How a governmentwide CIO's office should work
Too little of the recent discussion about creating a governmentwide chief information officer has focused on defining the role and ensuring its effectiveness.
The government has two widely different objectives. The first is using information technology to improve the way government operates. I call this the management goal. Second is exerting leadership on a wide range of technology-related issues that affect society and the economy. I call this the policy goal.
It is unrealistic to expect the same person to accomplish both tasks well. For the management goal, we need a fourth statutory office at the Office of Management and Budget, an Office of Information Policy and Technology, or OIPT. It would have a Senate-confirmed head. For the policy objective, the president should appoint a senior-level adviser. Here's why.
The management goal encompasses electronic government, sound IT capital planning, computer security, process improvement and well-trained IT personnel. It requires specific technical expertise, a clear understanding of how government agencies work, a meaningful role in the budget process and the ability to coordinate efforts across departments.
To be successful, a federal CIO would need a strong IT background and the ability to focus on the IT effort full time.
The policy job wouldn't be concerned with improving how the federal government operates but would focus on laws, regulations, and external policies affecting things like electronic commerce and Internet taxation. A strong technology background might be helpful, but not essential. That job belongs in the Executive Office of the President.
OMB is best suited to accomplish the management goals, provided that it receives enough funding for the new, Senate-confirmed position I describe. OMB's deputy director for management chairs the President's Management Council and can be enormously helpful, but the DDM has too broad a charter to give IT the specific focus it needs. The same can be said for the administrator of the Office of Information and Regulatory Affairs.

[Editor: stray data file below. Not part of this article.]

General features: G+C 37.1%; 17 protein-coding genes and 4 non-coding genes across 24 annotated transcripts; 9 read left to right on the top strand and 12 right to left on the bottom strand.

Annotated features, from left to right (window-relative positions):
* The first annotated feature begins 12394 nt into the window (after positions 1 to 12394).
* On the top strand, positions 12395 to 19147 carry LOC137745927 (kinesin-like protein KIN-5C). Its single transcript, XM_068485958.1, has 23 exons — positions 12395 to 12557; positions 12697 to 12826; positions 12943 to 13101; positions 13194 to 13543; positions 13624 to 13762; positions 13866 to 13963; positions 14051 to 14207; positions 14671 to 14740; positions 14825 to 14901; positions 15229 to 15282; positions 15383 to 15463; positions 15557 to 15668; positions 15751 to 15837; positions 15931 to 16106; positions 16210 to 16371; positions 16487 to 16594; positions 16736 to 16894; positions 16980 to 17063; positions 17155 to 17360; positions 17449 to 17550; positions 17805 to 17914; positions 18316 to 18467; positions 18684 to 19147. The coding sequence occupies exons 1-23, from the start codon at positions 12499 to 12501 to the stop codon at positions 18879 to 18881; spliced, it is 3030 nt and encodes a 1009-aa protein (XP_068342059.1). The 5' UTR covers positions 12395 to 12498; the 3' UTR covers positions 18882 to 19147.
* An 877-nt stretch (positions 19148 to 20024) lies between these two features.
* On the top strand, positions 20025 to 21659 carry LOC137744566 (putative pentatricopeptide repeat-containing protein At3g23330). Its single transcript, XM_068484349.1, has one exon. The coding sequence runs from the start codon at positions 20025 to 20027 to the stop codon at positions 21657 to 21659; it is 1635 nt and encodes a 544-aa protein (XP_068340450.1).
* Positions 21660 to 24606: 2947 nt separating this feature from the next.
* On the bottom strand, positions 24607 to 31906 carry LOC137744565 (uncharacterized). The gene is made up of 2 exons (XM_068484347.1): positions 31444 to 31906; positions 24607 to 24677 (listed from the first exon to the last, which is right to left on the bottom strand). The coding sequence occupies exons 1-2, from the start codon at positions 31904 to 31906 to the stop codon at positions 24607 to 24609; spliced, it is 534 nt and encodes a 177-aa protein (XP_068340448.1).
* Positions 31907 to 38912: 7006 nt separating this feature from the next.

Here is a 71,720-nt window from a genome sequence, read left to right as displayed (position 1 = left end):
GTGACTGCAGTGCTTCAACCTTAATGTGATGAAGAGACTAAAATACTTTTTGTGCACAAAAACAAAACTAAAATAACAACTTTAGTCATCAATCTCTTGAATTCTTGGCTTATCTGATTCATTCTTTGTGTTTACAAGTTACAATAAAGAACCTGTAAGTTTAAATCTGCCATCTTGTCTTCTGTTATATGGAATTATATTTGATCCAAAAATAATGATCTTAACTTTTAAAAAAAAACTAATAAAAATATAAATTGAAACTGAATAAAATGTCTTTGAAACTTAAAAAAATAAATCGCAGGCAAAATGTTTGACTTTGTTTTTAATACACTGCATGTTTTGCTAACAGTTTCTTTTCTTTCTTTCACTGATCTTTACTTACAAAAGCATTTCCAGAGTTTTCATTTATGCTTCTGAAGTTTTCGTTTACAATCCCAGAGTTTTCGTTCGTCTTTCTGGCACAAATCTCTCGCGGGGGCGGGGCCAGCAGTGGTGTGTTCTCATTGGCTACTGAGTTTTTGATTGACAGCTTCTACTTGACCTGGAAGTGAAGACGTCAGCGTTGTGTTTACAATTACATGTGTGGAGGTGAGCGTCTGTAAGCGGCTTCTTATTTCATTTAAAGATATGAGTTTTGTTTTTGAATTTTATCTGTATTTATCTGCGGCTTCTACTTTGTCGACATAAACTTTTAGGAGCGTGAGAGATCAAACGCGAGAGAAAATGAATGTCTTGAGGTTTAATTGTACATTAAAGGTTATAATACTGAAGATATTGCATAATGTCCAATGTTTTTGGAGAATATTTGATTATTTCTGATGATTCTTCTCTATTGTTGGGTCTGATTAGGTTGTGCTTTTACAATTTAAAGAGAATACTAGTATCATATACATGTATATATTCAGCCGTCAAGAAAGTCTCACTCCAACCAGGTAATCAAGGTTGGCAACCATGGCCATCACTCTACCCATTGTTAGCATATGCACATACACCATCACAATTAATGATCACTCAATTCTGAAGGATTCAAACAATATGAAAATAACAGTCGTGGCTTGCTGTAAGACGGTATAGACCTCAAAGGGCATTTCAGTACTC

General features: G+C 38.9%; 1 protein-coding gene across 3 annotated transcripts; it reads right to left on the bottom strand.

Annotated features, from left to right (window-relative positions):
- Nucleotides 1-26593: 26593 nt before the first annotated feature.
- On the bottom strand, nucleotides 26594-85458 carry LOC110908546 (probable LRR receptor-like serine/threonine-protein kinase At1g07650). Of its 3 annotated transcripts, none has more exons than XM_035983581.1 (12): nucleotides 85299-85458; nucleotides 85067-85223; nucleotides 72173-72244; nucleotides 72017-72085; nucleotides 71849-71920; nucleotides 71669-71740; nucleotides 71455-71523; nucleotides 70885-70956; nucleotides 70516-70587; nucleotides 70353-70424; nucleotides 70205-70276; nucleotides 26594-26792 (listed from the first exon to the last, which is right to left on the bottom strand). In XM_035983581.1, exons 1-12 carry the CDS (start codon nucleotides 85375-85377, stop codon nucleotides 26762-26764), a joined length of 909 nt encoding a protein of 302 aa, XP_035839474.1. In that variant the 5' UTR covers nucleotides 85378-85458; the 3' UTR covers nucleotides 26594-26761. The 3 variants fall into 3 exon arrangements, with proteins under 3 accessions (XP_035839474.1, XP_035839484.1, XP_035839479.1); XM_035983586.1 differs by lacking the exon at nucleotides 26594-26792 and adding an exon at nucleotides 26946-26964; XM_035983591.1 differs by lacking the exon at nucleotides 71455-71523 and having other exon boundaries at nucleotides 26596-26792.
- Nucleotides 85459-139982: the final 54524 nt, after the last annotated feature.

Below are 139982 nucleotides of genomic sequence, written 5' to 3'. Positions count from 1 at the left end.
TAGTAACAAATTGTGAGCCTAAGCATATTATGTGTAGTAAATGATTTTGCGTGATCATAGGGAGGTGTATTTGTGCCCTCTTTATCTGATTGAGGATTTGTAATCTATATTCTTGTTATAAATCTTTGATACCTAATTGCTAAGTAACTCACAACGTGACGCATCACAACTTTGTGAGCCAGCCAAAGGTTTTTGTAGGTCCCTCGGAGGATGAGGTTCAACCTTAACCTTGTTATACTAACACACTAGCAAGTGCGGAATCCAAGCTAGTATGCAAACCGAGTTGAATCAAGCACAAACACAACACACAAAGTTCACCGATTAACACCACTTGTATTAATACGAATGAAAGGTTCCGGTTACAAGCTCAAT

Hence the need for OIPT, the fourth statutory office at OMB, whose head would be the federal CIO. This person should become chairman of the federal CIO Council and work closely with other senior leaders at OMB and in the White House, just as the Senate-confirmed heads of OIRA, the Office of Federal Procurement Policy and the Office of Federal Financial Management already do.
The federal CIO would be able to testify before Congress. The director of OMB would remain responsible for ensuring that the federal CIO's efforts were successful and consistent with the president's other priorities.
President Bush has indicated a preference for making OMB's DDM the new federal CIO, essentially following the Clinton administration's approach.
But this is unlikely to accomplish what advocates for a new federal CIO have in mind. As an interim step, calling the DDM the 'federal CIO' does no harm. Longer term, Congress and the president should look to create a new statutory office at OMB whose Senate-confirmed head would serve as a federal CIO in a more meaningful sense.John Spotila was administrator of OIRA under President Clinton. He is now the chief operating officer of GTSI Corp. of Chantilly, Va.